J.C. Pemberton tells the story of the year he spent fighting in Vietnam
In 1968 and 1969, J.C. Pemberton spent 366 days in a combat zone in Vietnam.
Mr. Pemberton was born and raised in Bridgeport, Alabama. He was drafted when he was 22 years old.
"Going there you knew what you were going into in a sense, but it was a different world than you ever thought," Mr. Pemberton said. "Training was good, but training doesn't prepare you for stuff like that."
After High School J.C. Pemberton started working and got married.
He said he knew early on that he would be drafted.
"It was scary and it scared her, but we just talked about it and I talked it over with my parents," Mr. Pemberton said.
He was drafted into the Army and served in the infantry.
"We were called a roving battalion. We were in the jungle, rice paddies for a month," Mr. Pemberton said. "Go up in the mountains for a month. We'd go back and forth."
On January 8th, 1968 he went to Vietnam.
"You'd have days and nights you couldn't sleep because there is something going on around you every minute," Mr. Pemberton said.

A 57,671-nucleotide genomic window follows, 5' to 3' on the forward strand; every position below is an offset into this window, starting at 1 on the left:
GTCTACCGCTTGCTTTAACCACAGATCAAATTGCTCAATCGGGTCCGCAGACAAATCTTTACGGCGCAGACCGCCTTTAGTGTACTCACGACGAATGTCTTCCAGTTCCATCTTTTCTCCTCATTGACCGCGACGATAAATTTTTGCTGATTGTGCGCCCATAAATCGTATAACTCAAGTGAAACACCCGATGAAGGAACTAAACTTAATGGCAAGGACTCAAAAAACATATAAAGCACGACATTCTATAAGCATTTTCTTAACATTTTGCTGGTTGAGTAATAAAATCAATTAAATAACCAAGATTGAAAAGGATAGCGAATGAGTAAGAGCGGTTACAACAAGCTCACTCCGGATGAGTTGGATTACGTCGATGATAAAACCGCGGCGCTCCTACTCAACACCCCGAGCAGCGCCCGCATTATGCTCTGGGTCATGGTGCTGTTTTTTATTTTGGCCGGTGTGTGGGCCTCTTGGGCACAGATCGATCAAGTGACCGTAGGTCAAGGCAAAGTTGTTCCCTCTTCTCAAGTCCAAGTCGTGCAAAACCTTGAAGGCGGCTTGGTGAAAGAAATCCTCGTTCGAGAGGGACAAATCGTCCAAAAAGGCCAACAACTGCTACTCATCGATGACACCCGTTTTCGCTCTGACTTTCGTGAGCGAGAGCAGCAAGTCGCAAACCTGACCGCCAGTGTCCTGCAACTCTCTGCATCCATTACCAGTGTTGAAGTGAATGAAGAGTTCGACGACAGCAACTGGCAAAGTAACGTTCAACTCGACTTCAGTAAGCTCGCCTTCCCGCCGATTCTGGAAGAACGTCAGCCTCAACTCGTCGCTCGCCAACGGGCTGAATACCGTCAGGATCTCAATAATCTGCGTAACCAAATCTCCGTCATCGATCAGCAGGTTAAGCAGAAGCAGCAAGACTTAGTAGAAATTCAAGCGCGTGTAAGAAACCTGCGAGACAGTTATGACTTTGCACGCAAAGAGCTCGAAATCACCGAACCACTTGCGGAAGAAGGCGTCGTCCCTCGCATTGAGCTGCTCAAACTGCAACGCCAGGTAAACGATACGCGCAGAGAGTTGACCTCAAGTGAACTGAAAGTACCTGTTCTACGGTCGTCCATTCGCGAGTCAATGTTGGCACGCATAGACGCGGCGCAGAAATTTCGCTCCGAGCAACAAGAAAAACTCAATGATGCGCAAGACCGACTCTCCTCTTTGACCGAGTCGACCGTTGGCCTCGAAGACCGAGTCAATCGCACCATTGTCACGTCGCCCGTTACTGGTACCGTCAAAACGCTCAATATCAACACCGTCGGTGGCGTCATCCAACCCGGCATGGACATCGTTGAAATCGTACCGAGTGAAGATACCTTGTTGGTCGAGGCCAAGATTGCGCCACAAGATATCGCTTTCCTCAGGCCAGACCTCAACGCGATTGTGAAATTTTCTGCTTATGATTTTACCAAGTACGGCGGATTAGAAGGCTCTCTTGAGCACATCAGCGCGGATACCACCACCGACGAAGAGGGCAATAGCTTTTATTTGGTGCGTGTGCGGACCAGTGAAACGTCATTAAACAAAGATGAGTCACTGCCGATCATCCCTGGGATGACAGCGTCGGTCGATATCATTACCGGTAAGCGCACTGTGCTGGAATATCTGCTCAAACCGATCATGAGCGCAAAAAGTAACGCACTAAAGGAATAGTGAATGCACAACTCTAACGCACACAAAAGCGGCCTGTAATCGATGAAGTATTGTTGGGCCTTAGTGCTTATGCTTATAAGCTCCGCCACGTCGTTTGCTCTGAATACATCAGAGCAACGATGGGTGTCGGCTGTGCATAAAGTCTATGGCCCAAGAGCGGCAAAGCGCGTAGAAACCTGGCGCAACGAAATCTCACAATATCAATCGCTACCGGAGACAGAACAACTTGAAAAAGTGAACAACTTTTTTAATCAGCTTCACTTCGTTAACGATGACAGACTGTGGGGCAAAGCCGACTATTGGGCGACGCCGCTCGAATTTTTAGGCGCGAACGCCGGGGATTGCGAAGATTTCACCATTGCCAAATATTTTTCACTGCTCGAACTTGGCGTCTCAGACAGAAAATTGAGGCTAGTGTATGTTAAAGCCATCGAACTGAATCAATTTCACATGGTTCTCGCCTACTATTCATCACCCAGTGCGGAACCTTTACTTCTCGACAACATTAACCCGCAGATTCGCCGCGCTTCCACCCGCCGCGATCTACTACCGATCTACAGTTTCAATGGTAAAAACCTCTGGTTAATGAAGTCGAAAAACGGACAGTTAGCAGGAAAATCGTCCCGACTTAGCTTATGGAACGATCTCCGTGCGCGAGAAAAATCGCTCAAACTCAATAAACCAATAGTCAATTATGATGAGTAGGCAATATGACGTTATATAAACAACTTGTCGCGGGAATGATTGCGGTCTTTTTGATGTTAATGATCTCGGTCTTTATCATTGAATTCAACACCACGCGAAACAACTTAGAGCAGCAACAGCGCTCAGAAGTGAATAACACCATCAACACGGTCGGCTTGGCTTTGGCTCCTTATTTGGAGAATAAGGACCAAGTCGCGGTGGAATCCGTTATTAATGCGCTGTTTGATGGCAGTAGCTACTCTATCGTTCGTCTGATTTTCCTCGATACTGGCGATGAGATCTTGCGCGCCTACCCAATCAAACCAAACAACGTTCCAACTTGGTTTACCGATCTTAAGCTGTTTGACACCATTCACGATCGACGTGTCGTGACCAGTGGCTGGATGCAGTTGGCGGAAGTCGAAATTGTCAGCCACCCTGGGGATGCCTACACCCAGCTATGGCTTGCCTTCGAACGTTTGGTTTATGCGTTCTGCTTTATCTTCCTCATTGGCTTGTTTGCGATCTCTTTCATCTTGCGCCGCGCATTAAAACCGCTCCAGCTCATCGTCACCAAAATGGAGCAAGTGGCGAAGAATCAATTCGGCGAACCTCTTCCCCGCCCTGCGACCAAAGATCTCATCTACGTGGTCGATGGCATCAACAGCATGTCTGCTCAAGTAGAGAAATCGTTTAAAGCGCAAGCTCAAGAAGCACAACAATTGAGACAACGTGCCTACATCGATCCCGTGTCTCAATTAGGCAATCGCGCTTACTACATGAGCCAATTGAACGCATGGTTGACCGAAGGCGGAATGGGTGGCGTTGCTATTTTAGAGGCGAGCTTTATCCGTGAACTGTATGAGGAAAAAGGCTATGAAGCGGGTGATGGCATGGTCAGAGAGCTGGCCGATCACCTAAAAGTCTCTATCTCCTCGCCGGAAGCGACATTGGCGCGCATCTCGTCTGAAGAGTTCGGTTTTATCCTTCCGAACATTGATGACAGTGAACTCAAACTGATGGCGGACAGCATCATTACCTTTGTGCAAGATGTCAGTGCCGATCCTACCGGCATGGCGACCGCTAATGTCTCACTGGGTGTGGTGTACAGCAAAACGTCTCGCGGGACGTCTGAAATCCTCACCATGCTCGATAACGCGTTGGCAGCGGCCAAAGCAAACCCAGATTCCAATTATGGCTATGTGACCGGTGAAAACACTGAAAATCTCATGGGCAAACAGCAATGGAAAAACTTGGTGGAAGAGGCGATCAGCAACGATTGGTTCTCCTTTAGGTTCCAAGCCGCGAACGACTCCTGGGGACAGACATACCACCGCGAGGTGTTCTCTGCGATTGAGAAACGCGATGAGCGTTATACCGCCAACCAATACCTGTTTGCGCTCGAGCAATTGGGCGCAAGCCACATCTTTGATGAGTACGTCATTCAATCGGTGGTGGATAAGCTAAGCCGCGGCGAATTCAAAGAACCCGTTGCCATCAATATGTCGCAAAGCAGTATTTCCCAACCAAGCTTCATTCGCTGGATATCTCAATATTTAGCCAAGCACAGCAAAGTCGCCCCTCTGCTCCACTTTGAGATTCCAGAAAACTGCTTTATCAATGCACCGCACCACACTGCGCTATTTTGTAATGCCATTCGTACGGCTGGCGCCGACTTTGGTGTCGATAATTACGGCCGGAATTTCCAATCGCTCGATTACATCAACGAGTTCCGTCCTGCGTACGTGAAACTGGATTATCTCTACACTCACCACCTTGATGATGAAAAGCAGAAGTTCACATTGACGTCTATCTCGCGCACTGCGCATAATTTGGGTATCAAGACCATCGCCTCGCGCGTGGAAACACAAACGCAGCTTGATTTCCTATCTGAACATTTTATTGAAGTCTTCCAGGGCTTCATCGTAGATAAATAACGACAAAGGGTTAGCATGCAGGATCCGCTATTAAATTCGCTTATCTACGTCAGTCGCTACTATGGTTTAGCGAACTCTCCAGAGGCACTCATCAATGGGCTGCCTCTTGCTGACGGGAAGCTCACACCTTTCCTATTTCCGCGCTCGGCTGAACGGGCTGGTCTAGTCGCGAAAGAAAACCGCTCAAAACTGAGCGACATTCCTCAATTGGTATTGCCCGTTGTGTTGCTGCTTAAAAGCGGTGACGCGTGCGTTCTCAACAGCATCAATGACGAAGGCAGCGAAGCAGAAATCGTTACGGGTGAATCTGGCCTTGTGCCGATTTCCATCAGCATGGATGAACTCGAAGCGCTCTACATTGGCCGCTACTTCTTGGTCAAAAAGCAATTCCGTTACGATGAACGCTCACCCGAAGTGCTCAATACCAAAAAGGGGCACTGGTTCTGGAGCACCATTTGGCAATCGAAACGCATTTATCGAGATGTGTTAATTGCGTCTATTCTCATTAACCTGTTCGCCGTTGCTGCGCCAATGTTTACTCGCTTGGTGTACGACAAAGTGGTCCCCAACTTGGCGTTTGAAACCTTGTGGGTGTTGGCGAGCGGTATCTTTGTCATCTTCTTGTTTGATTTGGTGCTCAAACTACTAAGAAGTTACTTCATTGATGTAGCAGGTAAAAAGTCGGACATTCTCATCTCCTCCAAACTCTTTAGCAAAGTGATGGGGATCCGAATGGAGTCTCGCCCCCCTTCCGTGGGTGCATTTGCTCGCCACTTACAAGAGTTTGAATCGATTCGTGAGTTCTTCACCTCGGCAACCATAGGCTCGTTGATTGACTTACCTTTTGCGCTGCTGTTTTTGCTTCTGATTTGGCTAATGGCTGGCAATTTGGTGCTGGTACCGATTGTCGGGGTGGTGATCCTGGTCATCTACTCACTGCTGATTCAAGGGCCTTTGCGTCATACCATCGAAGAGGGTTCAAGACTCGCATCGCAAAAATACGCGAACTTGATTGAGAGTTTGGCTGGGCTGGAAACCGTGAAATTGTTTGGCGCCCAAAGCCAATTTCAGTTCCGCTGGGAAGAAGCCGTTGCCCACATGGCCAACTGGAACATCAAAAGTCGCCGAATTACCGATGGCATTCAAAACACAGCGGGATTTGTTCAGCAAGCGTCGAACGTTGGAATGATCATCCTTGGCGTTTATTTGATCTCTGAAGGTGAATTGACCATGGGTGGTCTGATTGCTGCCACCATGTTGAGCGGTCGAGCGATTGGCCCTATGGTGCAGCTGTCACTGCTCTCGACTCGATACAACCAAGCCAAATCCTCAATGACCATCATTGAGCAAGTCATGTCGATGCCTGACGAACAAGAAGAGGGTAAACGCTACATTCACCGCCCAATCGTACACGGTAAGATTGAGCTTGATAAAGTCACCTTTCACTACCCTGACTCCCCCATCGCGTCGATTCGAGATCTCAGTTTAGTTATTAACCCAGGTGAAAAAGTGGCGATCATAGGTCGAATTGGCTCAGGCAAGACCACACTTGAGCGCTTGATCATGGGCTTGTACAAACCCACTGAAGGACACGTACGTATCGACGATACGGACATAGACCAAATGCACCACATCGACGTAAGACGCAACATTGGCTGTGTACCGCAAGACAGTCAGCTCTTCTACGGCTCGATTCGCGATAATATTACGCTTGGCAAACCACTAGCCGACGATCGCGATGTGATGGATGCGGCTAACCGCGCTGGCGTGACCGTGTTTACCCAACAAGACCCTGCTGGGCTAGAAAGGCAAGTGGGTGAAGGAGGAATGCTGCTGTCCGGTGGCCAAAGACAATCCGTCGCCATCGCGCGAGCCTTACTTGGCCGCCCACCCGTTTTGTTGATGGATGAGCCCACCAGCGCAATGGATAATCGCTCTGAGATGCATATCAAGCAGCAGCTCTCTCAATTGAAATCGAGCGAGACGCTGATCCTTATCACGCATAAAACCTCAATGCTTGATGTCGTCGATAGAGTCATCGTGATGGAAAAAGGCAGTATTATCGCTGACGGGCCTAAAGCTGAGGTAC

He told us the fighting was hard so were the conditions, the heat, the jungle, and the snakes.
He said he contracted Malaria four times, and his tour was extended for two days while he recovered from the jungle rot on his feet. He was awarded a Bronze Star for his actions in April of 1968, and was later awarded a Purple Heart. After the war, he stayed in the Army for a few more months and got out and came home to Alabama in August of 1969.
"We lost some good men there. I've been to the wall. I saw that and I saw some names on there. Oh, that hurt. That hurt, but I'm glad we got that wall for those guys," J.C. Pemberton said.
He left Vietnam forty-nine years ago. He's now seventy-three.
He says he thinks about the war in some way every day.
"I don't think anything like that will go plum out of your mind or your heart, but you can if you're strong I think you can push it back and not let it bother you so much," J.C. Pemberton said. "You know I'm not a nervous wreck. I can't sleep at night, but I can deal with that. I can take a nap in the daytime. I had to take a nap in the day time when I was working. So I can deal with that part, but I know guys who have a lot worse conditions than me."
J.C. Pemberton is now retired and spends a lot of his time in Florida these days.